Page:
The hack on Latitude Financial is Australia’s biggest cyberattack, with driver’s license numbers, passports and financial documents among the stolen information.
The Australian government is being pushed to ban the payment of cyber ransoms, usually demanded in cryptocurrency, following a local business suffering a mass data breach and subsequent ransom demand.
Australian consumer lender Latitude Financial first announced on March 16 that it was hit by a cyberattack and provided an update on April 11 indicating that it had received a ransom demand that it’s refusing to pay:
“In line with advice from cybercrime experts, Latitude strongly believes that paying a ransom will be detrimental to our customers and cause harm to the broader community by encouraging further criminal attacks.”
The attack resulted in around 7.9 million Australian and New Zealand driver’s license numbers being stolen, in addition to 6.1 million customer records, 53,000 passport numbers and 100 customer financial statements.
The Australian government’s lead cybersecurity agency, the Australian Cyber Security Centre (ACSC), currently recommends that victims of ransomware attacks never pay a ransom, saying there’s no guarantee the information will be returned instead of being sold online.
Despite the recommendation, there is currently no law prohibiting firms from paying ransoms and the latest attack on Latitude prompted many from the Australian tech industry to call for new rules to outlaw it.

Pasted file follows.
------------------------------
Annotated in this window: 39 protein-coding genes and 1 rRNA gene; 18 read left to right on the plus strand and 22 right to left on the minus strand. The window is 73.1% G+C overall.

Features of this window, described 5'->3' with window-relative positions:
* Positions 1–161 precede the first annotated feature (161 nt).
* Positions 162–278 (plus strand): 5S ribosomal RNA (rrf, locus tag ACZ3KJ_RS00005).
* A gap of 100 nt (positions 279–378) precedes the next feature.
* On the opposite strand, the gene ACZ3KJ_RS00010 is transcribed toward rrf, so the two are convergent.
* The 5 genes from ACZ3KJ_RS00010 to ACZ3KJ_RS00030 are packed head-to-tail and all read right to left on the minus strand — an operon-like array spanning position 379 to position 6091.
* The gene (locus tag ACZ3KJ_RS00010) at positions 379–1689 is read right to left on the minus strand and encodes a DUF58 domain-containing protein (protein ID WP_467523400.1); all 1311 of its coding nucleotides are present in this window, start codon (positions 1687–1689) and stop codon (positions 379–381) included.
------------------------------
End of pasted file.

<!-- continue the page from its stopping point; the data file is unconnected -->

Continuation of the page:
Wayne Tufek, the director of cybersecurity firm CyberRisk, told media outlet The Australian that “making ransom payments illegal would act as a deterrent for criminals to continue attacks if they know that they won’t be paid large sums of money.”
The director of technology law firm Biztech Lawyers, Andrew Truswell, also told The Australian that a law restricting ransom payments should be considered.
Cyber Security Minister Clare O’Neil is currently weighing if ransom payments should be made illegal following suggestions from a review of Australia’s cybersecurity strategy led by Andy Penn, the former CEO of telco firm Telstra.
Cyber criminals cheat, lie and steal. Paying them only fuels the ransomware business model.
They commit to undertaking actions in return for payment, but so often re-victimise companies and individuals.
— Clare O’Neil MP (@ClareONeilMP) April 11, 2023
The ACSC suggests that Australia is particularly attractive to cybercriminals due to its prosperity, with Australians often cited as having the highest median wealth per adult in the world.
Cryptocurrency has long been accused of facilitating ransomware attacks, as attackers often demand payment in crypto in order to anonymize the funds and transfer them across borders.
One of the ways in which crypto facilitates ransomware is through its ability to anonymize funds through the use of mixing services such as Tornado Cash.
At a Feb. 28 United States Senate Banking Committee hearing, a former deputy national security adviser for international economics in the Biden administration, Daleep Singh, said that “digital assets are essential to the business model of ransomware,” with “close to 100%” of cyber attackers paid off using crypto.
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